Canada’s Barley Exports Drive Domestic Markets Higher

The challenge for the current crop year is the sudden change faced this crop year, with monthly Agriculture and Agri-Food Canada forecasts pointing to total exports (grain plus products) at 3 mmt in August, September, and October, 3.1 mmt in November, 3.4 mmt in December and 3.5 mmt in January. This forecast has increased by 16.7% in just three months and we are just shy of the mid-point of the crop year.

The most recent Exports of Canadian Grain and Wheat Flour shows grain exports of barley as of December at 1.5986 mmt, with 92.8% of this volume shipped to China.

In addition to reported exports, an additional 448,700 mt of barley is held in commercial storage as of week 25 (excluding process elevator stocks), a volume that is up 73.8% from the same week last year and 63.8% higher than the three-year average. Estimated farm stocks will be watched closely when Statistics Canada releases its Dec. 31 stocks estimates on Feb. 5.

Barley trade delivered Lethbridge has reacted by moving from roughly $200/mt at harvest to close to $300/mt this week. Saskatchewan Agriculture’s weekly average prices show bids in that province constant during the month with a high of $227.40/mt, the highest reported since April 2013. We are very much in uncharted territory, given Saskatchewan Agriculture data going back to 1980.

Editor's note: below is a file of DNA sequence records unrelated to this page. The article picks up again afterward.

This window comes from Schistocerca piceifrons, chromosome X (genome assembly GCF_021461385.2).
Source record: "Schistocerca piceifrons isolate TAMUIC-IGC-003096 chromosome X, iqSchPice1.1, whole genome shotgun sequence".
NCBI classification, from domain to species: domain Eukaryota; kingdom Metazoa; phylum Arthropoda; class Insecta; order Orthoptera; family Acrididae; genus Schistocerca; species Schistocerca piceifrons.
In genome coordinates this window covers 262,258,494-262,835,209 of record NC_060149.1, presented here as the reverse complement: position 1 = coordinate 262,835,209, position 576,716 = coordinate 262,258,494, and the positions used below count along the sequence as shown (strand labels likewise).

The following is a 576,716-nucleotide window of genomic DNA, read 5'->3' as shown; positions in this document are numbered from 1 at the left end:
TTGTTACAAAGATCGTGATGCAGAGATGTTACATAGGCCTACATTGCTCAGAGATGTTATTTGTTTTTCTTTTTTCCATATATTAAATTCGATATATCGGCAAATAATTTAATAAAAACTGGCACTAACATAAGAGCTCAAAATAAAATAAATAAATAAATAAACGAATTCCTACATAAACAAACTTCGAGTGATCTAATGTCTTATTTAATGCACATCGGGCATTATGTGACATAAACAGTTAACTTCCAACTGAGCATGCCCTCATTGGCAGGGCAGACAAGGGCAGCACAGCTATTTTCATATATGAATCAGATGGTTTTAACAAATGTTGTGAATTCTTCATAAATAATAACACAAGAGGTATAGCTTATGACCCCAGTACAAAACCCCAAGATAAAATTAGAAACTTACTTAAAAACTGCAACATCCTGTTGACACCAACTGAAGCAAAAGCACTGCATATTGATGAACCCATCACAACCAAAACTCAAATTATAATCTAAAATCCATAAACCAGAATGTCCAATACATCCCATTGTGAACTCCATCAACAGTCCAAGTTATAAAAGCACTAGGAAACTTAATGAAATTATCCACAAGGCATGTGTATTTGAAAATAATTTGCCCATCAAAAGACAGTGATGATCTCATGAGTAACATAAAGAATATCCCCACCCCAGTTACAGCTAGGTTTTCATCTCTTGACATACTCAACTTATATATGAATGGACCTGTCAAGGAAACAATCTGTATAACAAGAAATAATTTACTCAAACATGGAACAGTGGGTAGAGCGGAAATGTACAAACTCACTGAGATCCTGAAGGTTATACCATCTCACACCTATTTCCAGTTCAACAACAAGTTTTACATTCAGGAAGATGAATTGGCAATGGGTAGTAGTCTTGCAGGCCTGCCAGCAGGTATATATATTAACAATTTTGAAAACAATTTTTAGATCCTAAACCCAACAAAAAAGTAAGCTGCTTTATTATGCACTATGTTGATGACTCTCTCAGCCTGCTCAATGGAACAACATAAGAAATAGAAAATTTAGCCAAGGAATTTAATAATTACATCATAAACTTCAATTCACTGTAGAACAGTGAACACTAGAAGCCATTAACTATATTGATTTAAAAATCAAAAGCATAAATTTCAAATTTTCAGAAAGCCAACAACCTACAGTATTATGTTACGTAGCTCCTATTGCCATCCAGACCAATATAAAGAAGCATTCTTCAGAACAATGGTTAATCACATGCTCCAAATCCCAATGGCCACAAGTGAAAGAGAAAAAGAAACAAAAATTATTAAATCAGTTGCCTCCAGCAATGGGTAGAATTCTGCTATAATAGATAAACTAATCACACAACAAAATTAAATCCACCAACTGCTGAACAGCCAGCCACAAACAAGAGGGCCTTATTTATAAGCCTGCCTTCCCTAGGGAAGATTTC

While AAFC is currently forecasting ending stocks to rise slightly in 2020-21, the agency seems slow to react to the realities of demand this crop year across many commodities and this may change. The challenge will be to ration demand with replacing barley with corn and wheat.

AAFC is currently forecasting a 6.7% drop in barley acres in 2021 due to competition from competing crops, along with a modest drop in stocks. At the same time, it is conceivable that the market does its job to result in higher acres seeded this spring.


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Cliff Jamieson can be reached at

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